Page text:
Dr. Siegel has authored the following books that are available on Amazon, iBooks, Nook and Kobo:

 MALE PELVIC FITNESS: Optimizing Sexual & Urinary Health

THE KEGEL FIX: Recharging Female Pelvic, Sexual and Urinary Health 

PROMISCUOUS EATING: Understanding and Ending Our Self-Destructive Relationship with Food

Cover

These books are written for educated and discerning men and women who care about health, well-being, fitness and nutrition and enjoy feeling confident and strong.

 

 

 

How Strong Are Your Pelvic Floor Muscles?

September 9, 2017

Andrew Siegel MD  9/9/17

Note: Although the image below is that of a woman who has likely has a strong pelvic floor, this entry is equally relevant for both women and men. 

Mr-yoga-leg-extended-bridge-pose

Attribution of above image: By Mr. Yoga (http://mryoga.com/) [CC BY-SA 4.0 (http://creativecommons.org/licenses/by-sa/4.0)%5D, via Wikimedia Commons

 

The Pelvic Floor Muscles in Men and Women (really not so different)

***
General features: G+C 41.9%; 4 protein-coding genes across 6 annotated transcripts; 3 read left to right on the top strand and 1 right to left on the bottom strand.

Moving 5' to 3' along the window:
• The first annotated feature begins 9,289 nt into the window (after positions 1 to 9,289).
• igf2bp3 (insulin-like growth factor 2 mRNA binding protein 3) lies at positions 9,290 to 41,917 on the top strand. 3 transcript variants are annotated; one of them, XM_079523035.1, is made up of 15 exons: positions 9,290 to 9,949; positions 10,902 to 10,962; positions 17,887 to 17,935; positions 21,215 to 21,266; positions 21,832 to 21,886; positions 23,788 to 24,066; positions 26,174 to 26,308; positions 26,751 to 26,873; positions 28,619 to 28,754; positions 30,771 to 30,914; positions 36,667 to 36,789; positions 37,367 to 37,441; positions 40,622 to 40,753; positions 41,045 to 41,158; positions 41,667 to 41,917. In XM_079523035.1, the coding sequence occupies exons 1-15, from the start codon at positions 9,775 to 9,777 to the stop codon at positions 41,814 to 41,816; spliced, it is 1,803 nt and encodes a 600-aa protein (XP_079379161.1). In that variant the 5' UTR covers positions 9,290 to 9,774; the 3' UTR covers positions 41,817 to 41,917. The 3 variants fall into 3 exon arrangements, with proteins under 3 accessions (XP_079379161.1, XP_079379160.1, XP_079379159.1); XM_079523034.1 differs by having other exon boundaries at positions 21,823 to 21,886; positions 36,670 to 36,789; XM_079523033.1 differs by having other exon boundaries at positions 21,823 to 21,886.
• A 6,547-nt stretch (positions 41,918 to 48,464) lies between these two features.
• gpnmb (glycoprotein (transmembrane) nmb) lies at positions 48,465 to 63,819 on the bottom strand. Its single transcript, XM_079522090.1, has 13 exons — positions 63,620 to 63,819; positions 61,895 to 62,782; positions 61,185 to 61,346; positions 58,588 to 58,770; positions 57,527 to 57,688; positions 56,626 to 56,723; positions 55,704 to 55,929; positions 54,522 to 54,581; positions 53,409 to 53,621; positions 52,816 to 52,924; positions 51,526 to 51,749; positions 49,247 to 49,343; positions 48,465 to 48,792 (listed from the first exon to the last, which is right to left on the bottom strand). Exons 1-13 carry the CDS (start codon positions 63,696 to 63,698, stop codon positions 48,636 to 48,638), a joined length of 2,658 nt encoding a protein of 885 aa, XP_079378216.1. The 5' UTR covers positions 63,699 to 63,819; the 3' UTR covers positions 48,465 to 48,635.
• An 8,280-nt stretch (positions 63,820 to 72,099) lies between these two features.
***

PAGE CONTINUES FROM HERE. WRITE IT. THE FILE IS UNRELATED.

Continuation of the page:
1116_Muscle_of_the_Perineum

Attribution of above image: By OpenStax [CC BY 4.0 (http://creativecommons.org/licenses/by/4.0)%5D, via Wikimedia Commons

A Few Questions & Answers About the PFM

Q. Why should you give a hoot about your PFM?                               

A. PFM integrity, strength and endurance are vital for optimal sexual, urinary, and bowel function in both females and males. If you don’t think bladder/intestinal control, pelvic organ support or sex is important, don’t bother to read on!

Q. Why do your PFM weaken?